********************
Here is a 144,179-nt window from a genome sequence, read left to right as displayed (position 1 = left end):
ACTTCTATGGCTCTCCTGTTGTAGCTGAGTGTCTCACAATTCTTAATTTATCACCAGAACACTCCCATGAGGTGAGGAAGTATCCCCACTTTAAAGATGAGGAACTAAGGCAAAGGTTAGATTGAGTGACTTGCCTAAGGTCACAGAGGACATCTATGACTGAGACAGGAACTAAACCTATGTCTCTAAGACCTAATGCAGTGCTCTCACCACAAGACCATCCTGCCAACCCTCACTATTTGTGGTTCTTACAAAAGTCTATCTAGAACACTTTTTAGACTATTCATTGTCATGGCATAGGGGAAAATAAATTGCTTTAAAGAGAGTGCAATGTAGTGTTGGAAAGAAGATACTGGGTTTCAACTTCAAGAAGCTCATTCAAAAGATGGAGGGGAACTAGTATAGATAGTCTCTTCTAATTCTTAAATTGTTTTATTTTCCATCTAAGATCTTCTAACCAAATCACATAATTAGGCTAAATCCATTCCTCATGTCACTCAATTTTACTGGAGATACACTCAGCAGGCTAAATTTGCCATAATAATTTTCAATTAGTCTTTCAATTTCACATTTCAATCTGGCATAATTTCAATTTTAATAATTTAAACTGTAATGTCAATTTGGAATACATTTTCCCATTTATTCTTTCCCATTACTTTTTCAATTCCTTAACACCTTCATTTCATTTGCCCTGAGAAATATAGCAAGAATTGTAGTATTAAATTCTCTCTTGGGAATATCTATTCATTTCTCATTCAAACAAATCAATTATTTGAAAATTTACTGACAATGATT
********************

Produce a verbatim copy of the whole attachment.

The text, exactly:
Here is a 144,179-nt window from a genome sequence, read left to right as displayed (position 1 = left end):
ACTTCTATGGCTCTCCTGTTGTAGCTGAGTGTCTCACAATTCTTAATTTATCACCAGAACACTCCCATGAGGTGAGGAAGTATCCCCACTTTAAAGATGAGGAACTAAGGCAAAGGTTAGATTGAGTGACTTGCCTAAGGTCACAGAGGACATCTATGACTGAGACAGGAACTAAACCTATGTCTCTAAGACCTAATGCAGTGCTCTCACCACAAGACCATCCTGCCAACCCTCACTATTTGTGGTTCTTACAAAAGTCTATCTAGAACACTTTTTAGACTATTCATTGTCATGGCATAGGGGAAAATAAATTGCTTTAAAGAGAGTGCAATGTAGTGTTGGAAAGAAGATACTGGGTTTCAACTTCAAGAAGCTCATTCAAAAGATGGAGGGGAACTAGTATAGATAGTCTCTTCTAATTCTTAAATTGTTTTATTTTCCATCTAAGATCTTCTAACCAAATCACATAATTAGGCTAAATCCATTCCTCATGTCACTCAATTTTACTGGAGATACACTCAGCAGGCTAAATTTGCCATAATAATTTTCAATTAGTCTTTCAATTTCACATTTCAATCTGGCATAATTTCAATTTTAATAATTTAAACTGTAATGTCAATTTGGAATACATTTTCCCATTTATTCTTTCCCATTACTTTTTCAATTCCTTAACACCTTCATTTCATTTGCCCTGAGAAATATAGCAAGAATTGTAGTATTAAATTCTCTCTTGGGAATATCTATTCATTTCTCATTCAAACAAATCAATTATTTGAAAATTTACTGACAATGATT